Now that you've decided which test to take and how to study, it's time to figure out what to study. Many group tutoring classes will teach everyone everything there is to learn on the big tests, but that's an inefficient way to study. To make the most of your time, you should study based on your strengths and weaknesses. That means that you skip the sections you've already mastered and instead, work harder on the areas that you don't know as well. Here's how to do it:
Take a Diagnostic Test
It's important to take a diagnostic test at the beginning of your study plan. A diagnostic test will tell you what you're good at and what you need some help with. It's important to note that this is not the same as a practice test. This test will be untimed and not scored like an official practice test. If you don't know the answer to a question, don't guess. That will only make your results more inaccurate.
Discover Your Skill Profile
When you score your diagnostic test, make sure to put each question into a skill category, such as: Math (area of a triangle) or Science (interpreting graphs). Keeping track of these categories will make it easier to decide what to study and for how long. Make sure to label this skill profile as your starting point. You'll want to do the same thing when you take your first official practice test later on.
Focus on Your Weak Areas
Once you discover your weak areas, make sure that your study plan is specific enough to mention which lessons you need to go over for every study session. Try to work through one area at a time until you feel comfortable enough with it to move on. This will allow you to focus your learning until each weakness becomes a strength.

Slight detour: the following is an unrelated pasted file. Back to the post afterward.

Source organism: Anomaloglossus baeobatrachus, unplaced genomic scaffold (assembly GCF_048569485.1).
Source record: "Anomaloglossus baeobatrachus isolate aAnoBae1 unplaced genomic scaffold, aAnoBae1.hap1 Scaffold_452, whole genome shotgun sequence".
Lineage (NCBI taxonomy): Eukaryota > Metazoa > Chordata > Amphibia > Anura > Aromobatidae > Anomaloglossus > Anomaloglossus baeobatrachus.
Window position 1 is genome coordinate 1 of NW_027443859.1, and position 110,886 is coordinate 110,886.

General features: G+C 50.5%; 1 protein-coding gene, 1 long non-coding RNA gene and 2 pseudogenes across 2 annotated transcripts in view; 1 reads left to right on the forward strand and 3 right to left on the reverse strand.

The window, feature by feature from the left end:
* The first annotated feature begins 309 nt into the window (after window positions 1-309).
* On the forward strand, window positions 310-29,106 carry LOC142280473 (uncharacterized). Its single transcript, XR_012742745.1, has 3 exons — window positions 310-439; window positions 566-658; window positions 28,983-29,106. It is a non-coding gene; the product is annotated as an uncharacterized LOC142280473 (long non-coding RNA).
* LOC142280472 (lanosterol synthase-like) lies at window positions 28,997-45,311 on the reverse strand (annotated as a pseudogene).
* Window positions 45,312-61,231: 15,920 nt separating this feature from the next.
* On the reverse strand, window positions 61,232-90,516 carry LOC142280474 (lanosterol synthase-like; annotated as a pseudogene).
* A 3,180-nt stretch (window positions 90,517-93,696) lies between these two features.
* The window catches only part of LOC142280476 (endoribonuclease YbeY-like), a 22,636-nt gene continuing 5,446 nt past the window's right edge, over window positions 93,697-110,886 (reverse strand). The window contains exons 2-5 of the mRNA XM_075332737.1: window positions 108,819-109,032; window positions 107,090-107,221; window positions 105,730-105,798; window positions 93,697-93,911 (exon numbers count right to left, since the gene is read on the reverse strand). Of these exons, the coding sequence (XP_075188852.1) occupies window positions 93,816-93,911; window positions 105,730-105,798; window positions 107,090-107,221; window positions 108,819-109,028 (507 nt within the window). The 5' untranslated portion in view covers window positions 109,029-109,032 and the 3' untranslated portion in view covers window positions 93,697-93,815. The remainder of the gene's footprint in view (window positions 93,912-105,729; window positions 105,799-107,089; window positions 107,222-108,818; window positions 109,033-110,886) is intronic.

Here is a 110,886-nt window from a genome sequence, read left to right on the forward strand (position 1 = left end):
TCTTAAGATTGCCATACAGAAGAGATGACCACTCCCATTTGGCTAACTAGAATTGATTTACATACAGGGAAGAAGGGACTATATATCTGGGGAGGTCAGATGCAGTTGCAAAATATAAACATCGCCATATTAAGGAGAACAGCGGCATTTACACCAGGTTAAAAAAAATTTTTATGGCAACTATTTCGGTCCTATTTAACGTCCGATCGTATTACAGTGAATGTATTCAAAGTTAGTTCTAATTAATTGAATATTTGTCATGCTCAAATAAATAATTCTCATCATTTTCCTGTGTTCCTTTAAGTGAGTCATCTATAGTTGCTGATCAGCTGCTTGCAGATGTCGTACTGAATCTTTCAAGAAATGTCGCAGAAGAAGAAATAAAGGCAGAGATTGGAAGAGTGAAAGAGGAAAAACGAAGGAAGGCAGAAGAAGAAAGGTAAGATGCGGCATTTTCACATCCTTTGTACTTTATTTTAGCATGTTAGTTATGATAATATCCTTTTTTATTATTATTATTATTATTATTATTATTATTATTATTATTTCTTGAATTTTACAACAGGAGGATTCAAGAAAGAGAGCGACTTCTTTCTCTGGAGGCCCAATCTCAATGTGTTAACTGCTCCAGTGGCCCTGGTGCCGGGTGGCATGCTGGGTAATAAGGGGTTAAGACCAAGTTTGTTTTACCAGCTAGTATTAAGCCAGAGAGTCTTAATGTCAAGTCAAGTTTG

Review Your Strong Areas
Take most of your time to focus on your weak areas, but don't forget to review your strong areas right before your test date. This will help with small details that you may have forgotten, like specific equations or grammar rules. Doing some practice drills on skills you've already mastered will also help you with your time management, so that you can spend more time on the types of questions you're less familiar with.
If you're practicing on your own, or out of a prep book, all of this diagnosing and planning might be a little intimidating. But the good news is that a lot of the work can be done for you automatically! The PrepMe course starts with an online diagnostic test that will help you discover your skill profile and is constantly updated so that you don't have to worry about what to study next. You can take the diagnostic test and check out your personalized skill reports for five full days here. Once you discover your strengths and weaknesses, you'll be ready to move on to Step 4: Create a Study Schedule.filed under Test Prep, Guide to Awesome Test Prep « back to Blog